Prepper Diary December 14: Struggling to Stay Warm Without Overheating

With a wood stove, its easy to male the room too hot, but that is probably better than being too cold. We struggle to find the sweet spot.

Flame in a fireplace. Photo by Maurice Sahl on Unsplas0.h

I woke up this morning at 5:30 and could hear the blower on the fireplace insert blowing.  Since it will only blow if the fireplace is producing heat, I smiled, rolled over, and went back to sleep.  What I should have done was gone out there and added a couple more logs, because when we woke up, the fire was out. It was still 69 in the living area, so my wife was happy.  She didn’t even bother to light the fire again.  I did that at about 11 a.m. when the temperature had dropped to 67.

The temperature quickly rose and at 72, I closed the damper, not wanting to overheat, but it ticked up to 73.  This may be our biggest challenge i n using wood heat: keeping the main living area between 68 and 72 rather than piping hot at 75 or higher.

If it was summer, we would think 75 was nice and cool, but for some reason a fire-driven 75 degrees seems much warmer than an air conditioned 75 degrees.  Maybe it’s the humidity.

We have set the thermostat on the heat pump at 64 degrees, which means the upstairs, our main living area, should not drop lower than 64 degrees F unless the power goes out.  Of course, we prefer to heat with wood, and the upstairs fireplace insert produces plenty of BTUs.  With the blower on, it can get the great room and kitchen up to 75 degrees in just a few short hours.  The bedrooms, which are down the hall, stay cooler.  That’s OK.  Personally, I like the bedrooms being cooler; I think it makes for better sleeping. But it makes you less willing to leave the warmth of the covers and can be chilly when you step out of the shower! 

No Heat in the Basement

The basement has no heat other than the wood stove, but it is fully underground on one side, open on the garage end, and about three quarters buried on the other two sides.  As a result, it seems to stay between 52 and 55 degrees in these colder months.  While we have had temperatures in the 20s, we have not yet had temps in the single digits, so we don’t really know how cool the basement will drop during the coldest days of the year.  Hopefully the fire will be roaring and we’ll never find out.

By keeping to door to the storeroom closed, it stays quite cool in there, which is good for the shelf life of all our long term storage foods. 

I’ve been lighting the stove in the evening when I am down there and letting it go out overnight.  Once it gets colder, we may have to burn it full time.  I am still learning to tune the stove using the damper in the stove pipe and the threaded air intakes on the stove door.

The best approach seems to be to fire it up good and hot with lots of kindling and a few small logs.  Once the thermometer on the stove pipe reads 400 to 500 and it is throwing of plenty of heat, we load in a few larger logs.  I give them a few minutes to get fully engulfed and then start dialing back the air and close the damper.  My aim is the keep the thermometer just into the green.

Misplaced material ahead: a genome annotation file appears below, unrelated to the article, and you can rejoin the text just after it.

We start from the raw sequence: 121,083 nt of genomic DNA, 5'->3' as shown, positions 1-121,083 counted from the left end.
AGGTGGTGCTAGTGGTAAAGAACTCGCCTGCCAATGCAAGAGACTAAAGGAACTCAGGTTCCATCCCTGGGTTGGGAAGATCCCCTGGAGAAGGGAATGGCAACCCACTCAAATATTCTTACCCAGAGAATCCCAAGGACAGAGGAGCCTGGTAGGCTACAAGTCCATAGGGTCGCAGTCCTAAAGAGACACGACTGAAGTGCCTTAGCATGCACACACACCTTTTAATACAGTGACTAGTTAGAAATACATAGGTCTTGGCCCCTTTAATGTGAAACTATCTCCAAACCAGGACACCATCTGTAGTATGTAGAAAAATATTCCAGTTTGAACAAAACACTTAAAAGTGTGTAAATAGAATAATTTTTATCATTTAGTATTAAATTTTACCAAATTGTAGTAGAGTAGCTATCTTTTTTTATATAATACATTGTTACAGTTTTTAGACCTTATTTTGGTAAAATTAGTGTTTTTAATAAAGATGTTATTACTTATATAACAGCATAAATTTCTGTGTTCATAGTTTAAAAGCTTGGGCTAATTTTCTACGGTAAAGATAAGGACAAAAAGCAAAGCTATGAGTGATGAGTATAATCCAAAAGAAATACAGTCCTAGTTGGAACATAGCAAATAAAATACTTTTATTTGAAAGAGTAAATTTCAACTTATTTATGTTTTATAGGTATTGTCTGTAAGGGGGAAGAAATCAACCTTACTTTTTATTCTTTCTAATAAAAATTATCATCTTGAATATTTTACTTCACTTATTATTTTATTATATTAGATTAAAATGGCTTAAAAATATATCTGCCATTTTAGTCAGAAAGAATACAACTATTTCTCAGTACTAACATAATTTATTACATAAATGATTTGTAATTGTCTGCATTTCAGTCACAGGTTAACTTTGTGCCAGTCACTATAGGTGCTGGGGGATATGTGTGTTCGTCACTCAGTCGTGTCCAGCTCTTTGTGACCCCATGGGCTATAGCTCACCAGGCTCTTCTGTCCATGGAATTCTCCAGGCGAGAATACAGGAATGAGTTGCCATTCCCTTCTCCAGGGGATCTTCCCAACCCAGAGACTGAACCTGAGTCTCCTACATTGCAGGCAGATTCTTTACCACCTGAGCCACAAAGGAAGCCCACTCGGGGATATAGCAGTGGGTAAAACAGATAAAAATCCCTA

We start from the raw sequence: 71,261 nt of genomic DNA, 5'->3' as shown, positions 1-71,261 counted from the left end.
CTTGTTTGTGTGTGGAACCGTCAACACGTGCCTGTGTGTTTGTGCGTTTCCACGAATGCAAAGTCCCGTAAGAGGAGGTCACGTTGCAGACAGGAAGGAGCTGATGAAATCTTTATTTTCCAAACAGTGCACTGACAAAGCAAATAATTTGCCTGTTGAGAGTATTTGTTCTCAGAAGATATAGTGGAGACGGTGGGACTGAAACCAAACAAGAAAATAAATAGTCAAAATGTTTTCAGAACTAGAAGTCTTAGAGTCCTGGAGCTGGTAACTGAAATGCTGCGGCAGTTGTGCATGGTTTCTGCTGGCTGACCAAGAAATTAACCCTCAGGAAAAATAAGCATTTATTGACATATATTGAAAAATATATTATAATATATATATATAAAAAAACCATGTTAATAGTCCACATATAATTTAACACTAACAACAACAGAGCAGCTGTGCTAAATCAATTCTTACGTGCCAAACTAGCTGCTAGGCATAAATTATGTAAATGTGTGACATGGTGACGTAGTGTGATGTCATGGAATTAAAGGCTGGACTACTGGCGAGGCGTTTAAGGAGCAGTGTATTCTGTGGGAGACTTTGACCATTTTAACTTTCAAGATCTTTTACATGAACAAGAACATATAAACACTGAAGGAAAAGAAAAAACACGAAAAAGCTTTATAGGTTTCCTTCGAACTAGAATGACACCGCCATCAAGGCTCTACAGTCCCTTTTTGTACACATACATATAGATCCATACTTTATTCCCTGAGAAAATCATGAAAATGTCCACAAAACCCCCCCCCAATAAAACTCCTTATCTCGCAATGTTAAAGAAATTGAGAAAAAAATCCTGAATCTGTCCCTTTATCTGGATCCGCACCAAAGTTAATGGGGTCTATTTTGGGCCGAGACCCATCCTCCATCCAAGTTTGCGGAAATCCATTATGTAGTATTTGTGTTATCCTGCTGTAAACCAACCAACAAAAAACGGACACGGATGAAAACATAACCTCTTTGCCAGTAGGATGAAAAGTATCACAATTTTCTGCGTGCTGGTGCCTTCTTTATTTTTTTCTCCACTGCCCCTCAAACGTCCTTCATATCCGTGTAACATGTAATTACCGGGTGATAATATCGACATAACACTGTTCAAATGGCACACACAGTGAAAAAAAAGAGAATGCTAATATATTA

Storm Coming

Weather prediction is difficult on the side of the mountain because our elevation is so much higher than the nearest town.  It is not unusual to read a weather forecast that says, “Rain in the early morning, with chance of snow at higher elevations.”  Our neighbors tell us we may have snow while the guys at the foot of the road just get rain.  Apparently, we are often above the snow line.

That’s what we are expecting on Monday, with more snow expected Wednesday.  In fact, much of the Northeast could see snow or ice. In preparation, I chopped armloads of kindling and brought in several day’s worth of firewood.  Our woodpile is tarped, but I am more comfortable having a week’s worth of kindling and a three-day supply of wood dry and handy.

Re-wiring the Dryer

As we have mentioned before, we moved from a house that was about 30 years old to one that is less than 10.  Apparently, during that time, the standard for 30-amp electric drying plugs has changed.  Old homes use three-prong dryer outlets and newer homes have the 4-prong dryer outlets.  Both are 220, but the 4-prong has a ground wire.

On Saturday, we headed out to our friendly ACE Hardware and picked up the new 4-prong dryer plug.  Re-wiring the dryer was a snap, but it was made even easier by following these directions.  The dryer is now up and running again.  I also replaced the old rubber hoses to the washer with new stainless steel braided hoses, which are less prone to failure. 

As I was already in the laundry room, my wife put me to work installing a paper towel holder and changing the height of the shelves in the new cabinets. Only then was I able to go back to unpacking boxes.

Author: The Pickled Prepper

Pete the Pickled Prepper lives on an isolated homestead on the side of a mountain deep in in rural America. He has been preparing for the end of the world for more than 25 years.